a positional adjustment mechanism that adjusts the position of said pattern projected onto said substrate by said projection optical system.
16. An exposure method for exposing a substrate with a pattern formed on a mask by synchronously moving said mask and said substrate in a first direction, comprising the steps of:
detecting a change in the shape of said substrate along a second direction different from the first direction;
moving the mask with a first movement component in the second direction during the synchronous movement of said mask and substrate in the first direction based upon the detected change in the shape of said substrate; and
moving the mask with a second movement component different from the first movement component in the second direction during the synchronous movement in the first direction based upon the detected change in the shape of said substrate.
17. An exposure method according to claim 16, wherein the first movement component is opposite to the second movement component.
18. An exposure method according to claim 17, wherein said pattern on said mask is projected onto said substrate by a projection optical system.
19. An exposure method according to claim 18, further comprising:
changing magnification of the projection optical system during the synchronous movement.
20. An exposure method according to claim 19, further comprising:
adjusting a position of the pattern projected onto said substrate during the synchronous movement.
Description

This application is a continuation of PCT International Application No. PCT/JP98/05854 filed Dec. 24, 1998.

INCORPORATION BY REFERENCE

The disclosure of the following priority application is herein incorporated by reference: Japanese Patent Application No. 10-13431 filed Jan. 7, 1998.

BACKGROUND OF THE INVENTION

1. Field of the Invention

The present invention relates to an exposure method and a scanning-type exposure apparatus utilized in a photolithography process implemented to manufacture semiconductor devices, liquid crystal display devices, thin-film magnetic heads or the like, and more specifically, it relates to an exposure method and a scanning-type exposure apparatus that are ideal in application for exposing a substrate that has become deformed during the manufacturing process.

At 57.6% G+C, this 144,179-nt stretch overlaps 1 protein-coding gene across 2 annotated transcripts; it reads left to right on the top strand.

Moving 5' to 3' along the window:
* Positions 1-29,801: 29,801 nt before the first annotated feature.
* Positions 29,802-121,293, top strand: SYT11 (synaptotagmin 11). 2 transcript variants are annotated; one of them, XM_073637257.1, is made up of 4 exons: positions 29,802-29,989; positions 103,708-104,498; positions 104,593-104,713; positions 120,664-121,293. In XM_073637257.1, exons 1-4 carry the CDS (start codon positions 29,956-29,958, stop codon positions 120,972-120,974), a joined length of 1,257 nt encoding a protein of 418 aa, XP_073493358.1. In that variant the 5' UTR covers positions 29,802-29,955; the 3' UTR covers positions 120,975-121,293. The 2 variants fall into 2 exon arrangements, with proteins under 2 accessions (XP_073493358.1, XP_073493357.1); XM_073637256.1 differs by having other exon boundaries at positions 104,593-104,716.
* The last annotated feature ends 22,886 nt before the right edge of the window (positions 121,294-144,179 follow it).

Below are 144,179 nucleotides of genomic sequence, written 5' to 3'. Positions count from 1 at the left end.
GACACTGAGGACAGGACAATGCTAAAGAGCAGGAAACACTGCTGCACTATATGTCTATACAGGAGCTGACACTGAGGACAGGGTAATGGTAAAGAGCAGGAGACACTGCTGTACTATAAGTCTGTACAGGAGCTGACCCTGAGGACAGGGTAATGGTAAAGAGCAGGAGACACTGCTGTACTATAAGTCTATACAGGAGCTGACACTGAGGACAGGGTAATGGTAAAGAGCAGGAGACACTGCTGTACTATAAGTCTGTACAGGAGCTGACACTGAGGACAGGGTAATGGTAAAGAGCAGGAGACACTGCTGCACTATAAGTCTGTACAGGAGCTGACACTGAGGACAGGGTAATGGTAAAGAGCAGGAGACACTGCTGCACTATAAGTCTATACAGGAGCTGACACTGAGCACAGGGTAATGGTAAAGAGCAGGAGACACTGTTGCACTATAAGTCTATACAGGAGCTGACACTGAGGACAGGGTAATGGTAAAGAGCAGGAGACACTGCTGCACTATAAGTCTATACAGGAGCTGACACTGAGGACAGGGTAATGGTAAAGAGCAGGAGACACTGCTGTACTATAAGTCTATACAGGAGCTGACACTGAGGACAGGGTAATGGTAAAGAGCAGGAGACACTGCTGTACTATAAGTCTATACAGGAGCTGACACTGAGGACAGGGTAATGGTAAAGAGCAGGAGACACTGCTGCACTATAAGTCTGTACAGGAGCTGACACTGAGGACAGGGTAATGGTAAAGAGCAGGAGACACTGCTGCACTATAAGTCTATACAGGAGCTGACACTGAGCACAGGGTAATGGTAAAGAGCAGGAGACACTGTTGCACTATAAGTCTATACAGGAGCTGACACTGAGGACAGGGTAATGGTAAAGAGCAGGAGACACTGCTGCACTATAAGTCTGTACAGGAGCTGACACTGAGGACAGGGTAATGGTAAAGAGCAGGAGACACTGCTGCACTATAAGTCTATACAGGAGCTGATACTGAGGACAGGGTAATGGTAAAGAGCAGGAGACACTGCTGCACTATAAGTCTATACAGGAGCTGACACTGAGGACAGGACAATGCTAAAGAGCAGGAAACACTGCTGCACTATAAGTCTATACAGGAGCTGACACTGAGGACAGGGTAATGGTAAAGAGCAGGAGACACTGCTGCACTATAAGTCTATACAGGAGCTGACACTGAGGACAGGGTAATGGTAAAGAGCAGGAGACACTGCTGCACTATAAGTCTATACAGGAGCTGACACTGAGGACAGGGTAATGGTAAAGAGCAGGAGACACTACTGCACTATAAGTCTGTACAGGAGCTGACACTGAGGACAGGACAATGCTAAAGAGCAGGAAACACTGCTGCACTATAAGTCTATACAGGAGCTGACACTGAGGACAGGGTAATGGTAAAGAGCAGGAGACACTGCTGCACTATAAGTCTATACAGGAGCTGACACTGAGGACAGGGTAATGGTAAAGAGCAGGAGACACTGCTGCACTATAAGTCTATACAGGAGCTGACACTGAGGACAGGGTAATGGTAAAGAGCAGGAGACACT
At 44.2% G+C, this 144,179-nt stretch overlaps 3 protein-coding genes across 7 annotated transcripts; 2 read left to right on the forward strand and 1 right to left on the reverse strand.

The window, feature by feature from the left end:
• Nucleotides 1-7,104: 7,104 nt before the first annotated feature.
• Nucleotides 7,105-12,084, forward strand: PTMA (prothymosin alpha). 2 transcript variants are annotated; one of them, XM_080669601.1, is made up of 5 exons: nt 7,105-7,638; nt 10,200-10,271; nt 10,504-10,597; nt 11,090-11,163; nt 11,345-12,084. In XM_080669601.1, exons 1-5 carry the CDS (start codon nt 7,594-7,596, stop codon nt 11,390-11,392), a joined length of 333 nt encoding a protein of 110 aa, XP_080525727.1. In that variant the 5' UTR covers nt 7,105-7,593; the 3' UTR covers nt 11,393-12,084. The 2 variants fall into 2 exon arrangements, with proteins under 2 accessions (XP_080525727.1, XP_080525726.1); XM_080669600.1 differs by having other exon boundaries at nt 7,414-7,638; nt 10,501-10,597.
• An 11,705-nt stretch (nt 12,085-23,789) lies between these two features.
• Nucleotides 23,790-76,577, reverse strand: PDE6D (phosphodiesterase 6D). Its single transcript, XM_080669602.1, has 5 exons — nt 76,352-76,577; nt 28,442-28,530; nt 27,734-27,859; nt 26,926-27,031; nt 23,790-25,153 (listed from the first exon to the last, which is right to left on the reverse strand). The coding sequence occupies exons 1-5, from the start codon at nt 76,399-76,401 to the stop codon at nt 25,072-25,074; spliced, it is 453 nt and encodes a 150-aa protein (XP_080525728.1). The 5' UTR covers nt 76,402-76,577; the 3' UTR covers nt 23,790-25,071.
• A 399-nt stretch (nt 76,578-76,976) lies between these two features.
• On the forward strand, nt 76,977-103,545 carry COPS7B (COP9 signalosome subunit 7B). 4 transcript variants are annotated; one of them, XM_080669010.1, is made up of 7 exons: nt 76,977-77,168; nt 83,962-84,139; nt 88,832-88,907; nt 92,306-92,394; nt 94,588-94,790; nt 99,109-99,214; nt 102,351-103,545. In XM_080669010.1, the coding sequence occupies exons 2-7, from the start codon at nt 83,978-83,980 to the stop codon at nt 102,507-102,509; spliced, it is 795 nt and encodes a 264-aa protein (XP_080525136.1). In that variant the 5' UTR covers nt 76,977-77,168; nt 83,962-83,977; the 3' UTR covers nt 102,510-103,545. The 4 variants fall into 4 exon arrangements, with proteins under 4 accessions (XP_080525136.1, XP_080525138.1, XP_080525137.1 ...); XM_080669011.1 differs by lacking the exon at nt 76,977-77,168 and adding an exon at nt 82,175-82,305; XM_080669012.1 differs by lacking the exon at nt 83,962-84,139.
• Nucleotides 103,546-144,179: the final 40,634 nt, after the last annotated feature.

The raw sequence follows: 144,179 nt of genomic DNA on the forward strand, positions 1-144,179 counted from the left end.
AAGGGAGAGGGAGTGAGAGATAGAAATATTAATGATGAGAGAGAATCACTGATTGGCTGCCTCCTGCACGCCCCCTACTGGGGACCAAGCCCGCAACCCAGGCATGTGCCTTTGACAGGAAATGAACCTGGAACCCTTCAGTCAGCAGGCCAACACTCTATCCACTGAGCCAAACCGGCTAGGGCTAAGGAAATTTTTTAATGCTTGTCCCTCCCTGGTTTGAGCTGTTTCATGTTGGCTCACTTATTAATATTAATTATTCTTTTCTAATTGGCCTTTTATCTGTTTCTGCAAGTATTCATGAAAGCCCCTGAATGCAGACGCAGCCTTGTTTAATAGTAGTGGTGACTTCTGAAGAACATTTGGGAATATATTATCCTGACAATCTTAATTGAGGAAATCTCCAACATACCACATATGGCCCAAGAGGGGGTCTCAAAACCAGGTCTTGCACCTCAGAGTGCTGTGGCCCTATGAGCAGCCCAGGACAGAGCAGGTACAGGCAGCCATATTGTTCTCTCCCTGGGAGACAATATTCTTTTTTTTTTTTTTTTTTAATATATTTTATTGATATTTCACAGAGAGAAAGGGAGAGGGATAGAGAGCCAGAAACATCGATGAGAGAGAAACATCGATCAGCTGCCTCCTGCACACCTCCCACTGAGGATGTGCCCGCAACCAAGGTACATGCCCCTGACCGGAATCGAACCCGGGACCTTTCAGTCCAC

2. Related Art

The use of liquid crystal display devices as display elements in personal computers, television sets and the like has become increasingly extensive in recent years. Such a liquid crystal display device is manufactured by laminating a plurality of pattern layers constituting transparent electrode layers and switching elements on a glass substrate. These pattern layers are patterned through photolithography. During the photolithography process implemented to manufacture a liquid crystal display device, a projection exposure apparatus that projects an image of an original pattern formed on a mask onto the glass substrate via a projection optical system and transfers the pattern onto the glass substrate by photosensitizing a photoresist layer applied on the glass substrate, for instance, is utilized.

An example of such a projection exposure apparatus is now explained in reference to FIGS. 12 and 13, which illustrate a scanning-type exposure apparatus that performs exposure processing on a glass substrate (plate). FIG. 12 is a perspective illustrating a schematic structure of a scanning-type exposure apparatus in the prior art. FIG. 13 illustrates an alignment operation performed to align the mask and the plate in the scanning-type exposure apparatus in the prior art shown in FIG. 12.

In FIG. 12, a plate 22 is held at one sidewall of a carriage 21 having its cross section formed in a U shape and a mask 23 is held at the other sidewall. The pattern in a partial area of the mask 23 held by the carriage 21 is illuminated by exposing light irradiated from an illumination system 24 and as the exposing light having been transmitted through the mask 23 is transmitted through a projection optical system 25, the pattern at the partial area of the mask 23 is transferred onto an area on the plate 22. During such an operation, the carriage 21 is caused to travel over a guide 20 in a specific direction A (the scanning direction) so that the pattern in the entire area on the mask 23 is transferred onto the plate 22.

During the exposure operation described above, the projected image of the pattern formed at the mask 23 and the pattern layer that is already formed on the plate 22 must be accurately aligned with each other. Accordingly, an alignment operation is performed to align the mask 23 and the plate 22.

In order to implement this alignment operation, alignment marks formed on the mask 23 and alignment marks formed on the plate 22 are observed with alignment microscopes 26 and 27 to correct the positional relationship between the mask 23 and the plate 22 by detecting any positional misalignment between them. The plate 22 and the mask 23 are each provided with a plurality of alignment marks formed at the two ends along direction Y, which are formed to extend along direction X, and one or a plurality of these alignment marks are observed through the alignment microscope 26 or 27. Based upon the results of detections performed by using the alignment microscopes 26 and 27, the position of the plate 22 relative to the mask 23, the size of the plate 22 relative to the mask 23 and the like are ascertained, and using such information, the position of the mask 23 is adjusted or the magnification power of the projection optical system 25 is corrected.